NEW DELHI: The ministry of home affairs has stripped writer and journalist Aatish Taseer of his Overseas Citizen of India (OCI) card, which he was issued in 2016. A controversy has broken out over this as Taseer had been critical of this government in a Time magazine article, where he called PM Narendra Modi ‘Divider-in-Chief’. TOI takes a look at who is eligible for an OCI card.


The Person of Indian Origin (PIO) card was introduced in 2005 to make it easier for overseas Indians to come to India. On January 9, 2015, the PIO card scheme was withdrawn and merged with the Overseas Citizen of India (OCI) card scheme.


A foreign national, who was eligible to become a citizen of India on January 26, 1950, or was a citizen of India on or at any time after January 26, 1950, or belonged to a territory that became part of India after August 15, 1947, and his/her children and grandchildren, is eligible for registration as an OCI. Minor children of such persons are also eligible for OCI. However, if the applicant had ever been a citizen of Pakistan or Bangladesh, he/she will not be eligible for OCI.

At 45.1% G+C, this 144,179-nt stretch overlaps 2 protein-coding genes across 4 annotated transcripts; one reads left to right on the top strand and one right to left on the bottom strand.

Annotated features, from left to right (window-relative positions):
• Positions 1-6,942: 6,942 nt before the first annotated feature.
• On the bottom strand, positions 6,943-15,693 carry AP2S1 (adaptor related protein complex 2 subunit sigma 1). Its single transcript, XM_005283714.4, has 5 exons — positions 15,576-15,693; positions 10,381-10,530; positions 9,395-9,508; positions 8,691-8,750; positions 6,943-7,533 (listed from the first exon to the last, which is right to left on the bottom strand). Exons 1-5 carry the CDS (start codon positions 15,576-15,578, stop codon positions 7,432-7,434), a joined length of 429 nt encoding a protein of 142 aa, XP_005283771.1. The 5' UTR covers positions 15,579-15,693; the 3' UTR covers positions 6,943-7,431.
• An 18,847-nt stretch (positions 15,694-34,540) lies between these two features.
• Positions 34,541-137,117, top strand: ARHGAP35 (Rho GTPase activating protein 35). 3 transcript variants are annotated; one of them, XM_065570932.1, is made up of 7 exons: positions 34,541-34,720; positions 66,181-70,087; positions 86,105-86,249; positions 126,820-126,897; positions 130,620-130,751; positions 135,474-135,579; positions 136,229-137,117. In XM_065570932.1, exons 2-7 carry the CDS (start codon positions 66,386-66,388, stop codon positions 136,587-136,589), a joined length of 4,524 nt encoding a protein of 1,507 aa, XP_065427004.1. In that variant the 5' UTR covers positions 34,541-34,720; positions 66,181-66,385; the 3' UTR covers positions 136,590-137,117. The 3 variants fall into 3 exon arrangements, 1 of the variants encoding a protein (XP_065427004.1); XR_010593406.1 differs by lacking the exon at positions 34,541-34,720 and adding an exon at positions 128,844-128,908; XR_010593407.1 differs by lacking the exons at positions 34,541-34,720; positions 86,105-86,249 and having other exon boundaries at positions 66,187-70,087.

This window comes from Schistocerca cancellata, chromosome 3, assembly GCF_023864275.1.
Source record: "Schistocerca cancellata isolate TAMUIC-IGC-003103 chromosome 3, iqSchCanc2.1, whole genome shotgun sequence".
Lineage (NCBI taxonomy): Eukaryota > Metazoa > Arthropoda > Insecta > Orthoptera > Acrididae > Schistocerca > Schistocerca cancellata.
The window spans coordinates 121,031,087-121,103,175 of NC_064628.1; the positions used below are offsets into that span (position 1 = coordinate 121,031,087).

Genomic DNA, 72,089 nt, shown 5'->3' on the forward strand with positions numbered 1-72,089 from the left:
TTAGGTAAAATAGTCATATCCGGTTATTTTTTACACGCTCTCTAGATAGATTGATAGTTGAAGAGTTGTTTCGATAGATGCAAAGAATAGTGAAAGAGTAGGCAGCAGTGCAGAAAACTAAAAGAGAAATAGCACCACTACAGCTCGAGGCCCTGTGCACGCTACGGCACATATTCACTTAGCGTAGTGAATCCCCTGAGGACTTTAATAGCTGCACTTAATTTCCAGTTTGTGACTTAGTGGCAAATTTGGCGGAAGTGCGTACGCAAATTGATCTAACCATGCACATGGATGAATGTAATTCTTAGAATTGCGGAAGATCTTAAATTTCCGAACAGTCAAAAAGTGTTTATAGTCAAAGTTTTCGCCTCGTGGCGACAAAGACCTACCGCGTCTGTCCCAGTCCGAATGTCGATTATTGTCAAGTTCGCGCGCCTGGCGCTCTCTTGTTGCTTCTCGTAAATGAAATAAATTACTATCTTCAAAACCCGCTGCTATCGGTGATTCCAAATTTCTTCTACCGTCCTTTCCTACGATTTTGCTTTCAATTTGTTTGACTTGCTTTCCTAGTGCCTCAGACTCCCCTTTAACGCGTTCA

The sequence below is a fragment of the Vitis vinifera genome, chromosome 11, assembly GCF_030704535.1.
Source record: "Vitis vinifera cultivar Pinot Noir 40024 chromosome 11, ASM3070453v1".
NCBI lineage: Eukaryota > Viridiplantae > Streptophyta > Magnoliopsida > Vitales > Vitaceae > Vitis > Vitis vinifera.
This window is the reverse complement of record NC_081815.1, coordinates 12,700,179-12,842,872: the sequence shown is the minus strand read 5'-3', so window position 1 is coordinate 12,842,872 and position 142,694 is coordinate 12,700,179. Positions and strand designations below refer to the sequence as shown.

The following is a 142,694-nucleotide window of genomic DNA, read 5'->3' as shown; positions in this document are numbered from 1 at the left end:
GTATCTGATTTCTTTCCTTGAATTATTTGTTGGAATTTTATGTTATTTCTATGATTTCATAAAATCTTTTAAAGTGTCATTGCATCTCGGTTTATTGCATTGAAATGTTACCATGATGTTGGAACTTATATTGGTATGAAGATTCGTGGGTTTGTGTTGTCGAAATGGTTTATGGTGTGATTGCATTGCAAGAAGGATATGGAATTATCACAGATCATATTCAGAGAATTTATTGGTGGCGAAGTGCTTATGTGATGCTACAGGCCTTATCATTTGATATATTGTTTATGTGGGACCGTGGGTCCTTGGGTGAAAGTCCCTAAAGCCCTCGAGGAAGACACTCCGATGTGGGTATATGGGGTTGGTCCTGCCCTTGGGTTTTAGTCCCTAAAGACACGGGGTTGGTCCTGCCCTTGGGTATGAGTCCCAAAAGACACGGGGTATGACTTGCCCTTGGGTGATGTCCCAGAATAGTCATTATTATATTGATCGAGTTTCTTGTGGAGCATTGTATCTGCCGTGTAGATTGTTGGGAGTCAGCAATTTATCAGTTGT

1. Multiple entry, multipurpose lifelong visa to visit India
2. Exemption from reporting to police authorities for any length of stay in India
3. Parity with NRIs in financial, economic and educational fields except in the acquisition of agricultural or plantation properties.
4. Parity with resident Indians on airfares in domestic sectors; same entry fee as Indian visitors to national parks and wildlife sanctuaries.